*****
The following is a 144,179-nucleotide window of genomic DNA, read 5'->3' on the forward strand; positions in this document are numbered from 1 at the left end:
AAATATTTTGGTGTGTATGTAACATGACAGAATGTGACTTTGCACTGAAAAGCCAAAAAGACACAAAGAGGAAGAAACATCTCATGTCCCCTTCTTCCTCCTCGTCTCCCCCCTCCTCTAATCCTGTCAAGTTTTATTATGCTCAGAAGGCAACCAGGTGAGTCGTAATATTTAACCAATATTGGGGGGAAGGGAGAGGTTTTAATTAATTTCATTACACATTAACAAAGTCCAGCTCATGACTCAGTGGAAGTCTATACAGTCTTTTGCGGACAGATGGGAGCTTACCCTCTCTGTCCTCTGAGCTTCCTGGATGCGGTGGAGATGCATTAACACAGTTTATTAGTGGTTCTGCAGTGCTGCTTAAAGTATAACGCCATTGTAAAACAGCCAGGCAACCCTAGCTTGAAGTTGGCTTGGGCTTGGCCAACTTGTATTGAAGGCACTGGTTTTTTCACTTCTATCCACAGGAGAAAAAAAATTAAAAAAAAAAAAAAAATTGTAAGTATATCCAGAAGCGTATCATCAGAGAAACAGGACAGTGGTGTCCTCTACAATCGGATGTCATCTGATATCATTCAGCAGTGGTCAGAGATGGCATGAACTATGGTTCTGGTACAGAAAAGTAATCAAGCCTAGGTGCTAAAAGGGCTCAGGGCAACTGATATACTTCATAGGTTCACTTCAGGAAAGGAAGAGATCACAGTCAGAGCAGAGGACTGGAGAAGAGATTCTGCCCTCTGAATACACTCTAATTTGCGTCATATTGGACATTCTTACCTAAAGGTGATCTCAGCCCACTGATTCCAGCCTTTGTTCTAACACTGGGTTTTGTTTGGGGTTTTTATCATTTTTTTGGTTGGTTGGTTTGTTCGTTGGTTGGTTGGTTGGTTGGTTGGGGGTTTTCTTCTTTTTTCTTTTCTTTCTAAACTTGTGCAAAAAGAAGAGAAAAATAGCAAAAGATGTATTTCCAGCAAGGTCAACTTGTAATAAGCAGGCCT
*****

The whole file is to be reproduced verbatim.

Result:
The following is a 144,179-nucleotide window of genomic DNA, read 5'->3' on the forward strand; positions in this document are numbered from 1 at the left end:
AAATATTTTGGTGTGTATGTAACATGACAGAATGTGACTTTGCACTGAAAAGCCAAAAAGACACAAAGAGGAAGAAACATCTCATGTCCCCTTCTTCCTCCTCGTCTCCCCCCTCCTCTAATCCTGTCAAGTTTTATTATGCTCAGAAGGCAACCAGGTGAGTCGTAATATTTAACCAATATTGGGGGGAAGGGAGAGGTTTTAATTAATTTCATTACACATTAACAAAGTCCAGCTCATGACTCAGTGGAAGTCTATACAGTCTTTTGCGGACAGATGGGAGCTTACCCTCTCTGTCCTCTGAGCTTCCTGGATGCGGTGGAGATGCATTAACACAGTTTATTAGTGGTTCTGCAGTGCTGCTTAAAGTATAACGCCATTGTAAAACAGCCAGGCAACCCTAGCTTGAAGTTGGCTTGGGCTTGGCCAACTTGTATTGAAGGCACTGGTTTTTTCACTTCTATCCACAGGAGAAAAAAAATTAAAAAAAAAAAAAAAATTGTAAGTATATCCAGAAGCGTATCATCAGAGAAACAGGACAGTGGTGTCCTCTACAATCGGATGTCATCTGATATCATTCAGCAGTGGTCAGAGATGGCATGAACTATGGTTCTGGTACAGAAAAGTAATCAAGCCTAGGTGCTAAAAGGGCTCAGGGCAACTGATATACTTCATAGGTTCACTTCAGGAAAGGAAGAGATCACAGTCAGAGCAGAGGACTGGAGAAGAGATTCTGCCCTCTGAATACACTCTAATTTGCGTCATATTGGACATTCTTACCTAAAGGTGATCTCAGCCCACTGATTCCAGCCTTTGTTCTAACACTGGGTTTTGTTTGGGGTTTTTATCATTTTTTTGGTTGGTTGGTTTGTTCGTTGGTTGGTTGGTTGGTTGGTTGGGGGTTTTCTTCTTTTTTCTTTTCTTTCTAAACTTGTGCAAAAAGAAGAGAAAAATAGCAAAAGATGTATTTCCAGCAAGGTCAACTTGTAATAAGCAGGCCT